Improving the Management of Family Psychosocial Problems at Low-Income Children's Well-Child Care Visits: The WE CARE Project

Johns Hopkins University, Baltimore, Maryland, United States
PEDIATRICS (Impact Factor: 5.47). 10/2007; 120(3):547-58. DOI: 10.1542/peds.2007-0398
Source: PubMed


Our goal was to evaluate the feasibility and impact of an intervention on the management of family psychosocial topics at well-child care visits at a medical home for low-income children.
A randomized, controlled trial of a 10-item self-report psychosocial screening instrument was conducted at an urban hospital-based pediatric clinic. Pediatric residents and parents were randomly assigned to either the intervention or control group. During a 12-week period, parents of children aged 2 months to 10 years presenting for a well-child care visit were enrolled. The intervention components included provider training, administration of the family psychosocial screening tool to parents before the visit, and provider access to a resource book that contained community resources. Parent outcomes were obtained from postvisit and 1-month interviews, and from medical chart review. Provider outcomes were obtained from a self-administered questionnaire collected after the study.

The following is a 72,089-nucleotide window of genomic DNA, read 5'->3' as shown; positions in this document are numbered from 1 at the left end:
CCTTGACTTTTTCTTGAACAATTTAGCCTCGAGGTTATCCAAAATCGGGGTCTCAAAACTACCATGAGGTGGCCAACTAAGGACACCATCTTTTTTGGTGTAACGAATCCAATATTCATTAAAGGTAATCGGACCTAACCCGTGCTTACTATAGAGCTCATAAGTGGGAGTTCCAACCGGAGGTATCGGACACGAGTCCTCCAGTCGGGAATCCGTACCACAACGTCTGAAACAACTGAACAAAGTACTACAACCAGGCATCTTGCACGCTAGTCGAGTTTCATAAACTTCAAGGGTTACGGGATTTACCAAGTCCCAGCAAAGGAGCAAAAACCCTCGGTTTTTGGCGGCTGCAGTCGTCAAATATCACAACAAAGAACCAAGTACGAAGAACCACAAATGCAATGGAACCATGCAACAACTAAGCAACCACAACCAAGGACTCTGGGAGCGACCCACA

Two hundred parents and 45 residents were enrolled. Compared with the control group, parents in the intervention group discussed a significantly greater number of family psychosocial topics (2.9 vs 1.8) with their resident provider and had fewer unmet desires for discussion (0.46 vs 1.41). More parents in the intervention group received at least 1 referral (51.0% vs 11.6%), most often for employment (21.9%), graduate equivalent degree programs (15.3%), and smoking-cessation classes (14.6%). After controlling for child age, Medicaid status, race, educational status, and food stamps, intervention parents at 1 month had greater odds of having contacted a community resource. The majority of residents in the intervention group reported that the survey instrument did not slow the visit; 54% reported that it added <2 minutes to the visit.
Brief family psychosocial screening is feasible in pediatric practice. Screening and provider training may lead to greater discussion of topics and contact of community family support resources by parents.

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Available from: Richard E Thompson, Jun 03, 2014
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    • "Seven ( Furbee 1998; Larkin 1999; Knight 2000; Bonds 2006; Halpern 2009; Hewitt 2011; Kapur 2011) did not meet criteria as randomised or quasi-randomised trials. In four studies (Coonrod 2000; Brienza 2005; Fernandez-Alonso 2006; Garg 2007), data on women were not provided or could not be separated out. In Chen 2007, Ernst 2007 and Rickert 2009 there was no usual care comparison, while in Hollander 2001, screening results were passed on to the healthcare professional in both the usual care as well as the intervention group. "
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